I have to say, I enjoy not being constantly connected to others or having the distraction that smart phones seem to create. I prefer to have a conversation in person and if I’m going to use my precious phone credits to call someone then it’s for a real reason!
    I think that while smart phones create the illusion of being connected to everyone/everything around you they have the opposite effect. Seeing people commuting on the train (for example), most of them bent over their screen tapping furiously at some game or facebook update are totally disconnected from what’s going on around them.
    Finally, the amount of resources that go into smart phones is phenomenal. The mining of rare earth minerals necessary to make these devices are having huge, detrimental human and environmental consequences.
    I’m happy living the lo-fi lifestyle and I’m happy that others are, too!

    • Douglas Rushkoff, in his new book Present Shock, writes eloquently about this constant state of distraction. Some people can manage it better than others. I think if I had a smart phone I would be tempted to fall into that distracted state–another reason I have my backwards flip phone.

  34. I got rid of my cellphone six years ago and haven’t missed it a lick; it was an easy decision to make since I was lucky enough to two miles from where I worked and I biked everywhere. Recently though I bought a house with a huge yard (hello, garden), which requires a 20 mile round trip commute in a very old car; unfortunately Houston is not currently long-distance bike friendly, though this is changing. After watching your homesteading video, I purchased a TRAC phone and it arrives tomorrow. I only plan to use it for absolute emergencies and will not give out the number to friends or family. Funny though, I did notice though that a lot of my friendships and acquaintanceships (just made that up) waned once I relinquished my phone. Since I’m not textable, and I prefer to live simply, people couldn’t relate and moved on.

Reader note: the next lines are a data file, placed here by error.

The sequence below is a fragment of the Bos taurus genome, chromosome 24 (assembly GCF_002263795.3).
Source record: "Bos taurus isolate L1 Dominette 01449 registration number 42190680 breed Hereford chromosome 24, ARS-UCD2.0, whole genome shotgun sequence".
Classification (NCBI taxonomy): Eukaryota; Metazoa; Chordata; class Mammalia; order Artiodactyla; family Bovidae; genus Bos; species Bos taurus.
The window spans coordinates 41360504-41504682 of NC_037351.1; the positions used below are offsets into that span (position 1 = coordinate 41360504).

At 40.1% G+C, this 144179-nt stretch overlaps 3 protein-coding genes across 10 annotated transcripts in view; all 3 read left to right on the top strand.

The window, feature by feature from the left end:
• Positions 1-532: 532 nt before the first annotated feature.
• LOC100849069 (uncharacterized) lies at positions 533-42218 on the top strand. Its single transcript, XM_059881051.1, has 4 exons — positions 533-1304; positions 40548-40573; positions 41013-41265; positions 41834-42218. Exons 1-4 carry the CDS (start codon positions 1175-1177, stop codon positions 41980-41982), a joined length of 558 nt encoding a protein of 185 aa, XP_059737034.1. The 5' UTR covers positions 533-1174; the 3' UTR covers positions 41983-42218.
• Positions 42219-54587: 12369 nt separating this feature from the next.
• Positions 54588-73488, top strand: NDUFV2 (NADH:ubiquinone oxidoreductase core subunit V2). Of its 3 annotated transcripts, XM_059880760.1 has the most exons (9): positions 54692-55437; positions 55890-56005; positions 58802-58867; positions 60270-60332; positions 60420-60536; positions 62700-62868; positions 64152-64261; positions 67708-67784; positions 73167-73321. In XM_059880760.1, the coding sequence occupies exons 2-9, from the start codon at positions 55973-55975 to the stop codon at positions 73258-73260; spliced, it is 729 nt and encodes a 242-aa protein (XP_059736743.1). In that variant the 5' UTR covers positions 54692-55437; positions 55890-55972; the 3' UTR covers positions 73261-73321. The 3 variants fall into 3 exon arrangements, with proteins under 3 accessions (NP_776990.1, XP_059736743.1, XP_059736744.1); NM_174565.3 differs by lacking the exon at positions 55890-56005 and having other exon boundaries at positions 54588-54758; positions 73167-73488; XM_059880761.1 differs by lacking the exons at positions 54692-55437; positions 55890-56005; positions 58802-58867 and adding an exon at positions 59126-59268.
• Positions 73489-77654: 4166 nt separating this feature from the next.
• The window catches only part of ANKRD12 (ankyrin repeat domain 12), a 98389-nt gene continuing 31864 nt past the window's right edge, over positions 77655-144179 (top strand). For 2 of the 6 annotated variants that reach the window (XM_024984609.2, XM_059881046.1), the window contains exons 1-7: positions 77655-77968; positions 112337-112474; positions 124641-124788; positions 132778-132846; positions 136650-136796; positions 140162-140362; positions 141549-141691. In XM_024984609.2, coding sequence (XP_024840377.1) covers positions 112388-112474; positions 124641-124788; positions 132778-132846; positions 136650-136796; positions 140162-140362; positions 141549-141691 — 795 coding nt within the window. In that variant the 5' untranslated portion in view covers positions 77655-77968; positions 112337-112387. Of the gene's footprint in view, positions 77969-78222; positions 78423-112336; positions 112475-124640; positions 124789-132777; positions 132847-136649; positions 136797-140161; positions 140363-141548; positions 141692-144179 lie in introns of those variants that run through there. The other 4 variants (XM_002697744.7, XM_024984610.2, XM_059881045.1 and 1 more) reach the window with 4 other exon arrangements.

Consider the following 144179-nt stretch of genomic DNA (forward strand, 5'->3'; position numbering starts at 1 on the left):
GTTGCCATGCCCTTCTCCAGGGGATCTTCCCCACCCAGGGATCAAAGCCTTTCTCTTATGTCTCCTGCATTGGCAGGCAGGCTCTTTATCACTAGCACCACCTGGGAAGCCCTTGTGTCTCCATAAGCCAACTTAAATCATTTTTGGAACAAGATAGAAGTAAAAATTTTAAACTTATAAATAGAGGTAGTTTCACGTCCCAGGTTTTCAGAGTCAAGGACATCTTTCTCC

• Let me know how it works for you. And, yeah, Houston is sure not bike friendly. I spent a month there a few years ago–had a great time in a canoe, but would not want to bike it.

  35. I’ve always been too cheap to get a “real” phone and service. I still have a Nokia prepaid in monochrome. It does everything I need it to do and nothing my computer likes to do, so nothing gets all sentient and jealous.

  36. We completed our second year of being cell phone free this July.

    It wasn’t a choice, exactly, but the result of moving to a more rural location where our T-Mobile phones did not work, paying around $800 to get out of the contract (even though they could confirm the phones did not work from our home), and being too pissed off and broke to do anything about it. Now, it feels normal not to have one again.

    What has surprised me is how seldom I really wished I had one. The impulse has hit me about 3 times, but passed. It’s a bit like not wearing a watch when there are clocks and watches and cell phones everywhere. If I really needed to make a call, I bet I could ask someone.

    The other thing that has surprised me are the reactions of others. Most folks seem to hold a certain respect for the cell-free lifestyle, rare as it is, not unlike the respect one might feel for young farmers who choose to plow the fields with draft horses. People attribute all kinds of meaning to being without a cell phone, be it avoiding brain cancer, living simply, or (more recently) evading detection by the CSA.

    It’s not a deep thing, really. But it does seem to make life a bit simpler, ironically enough.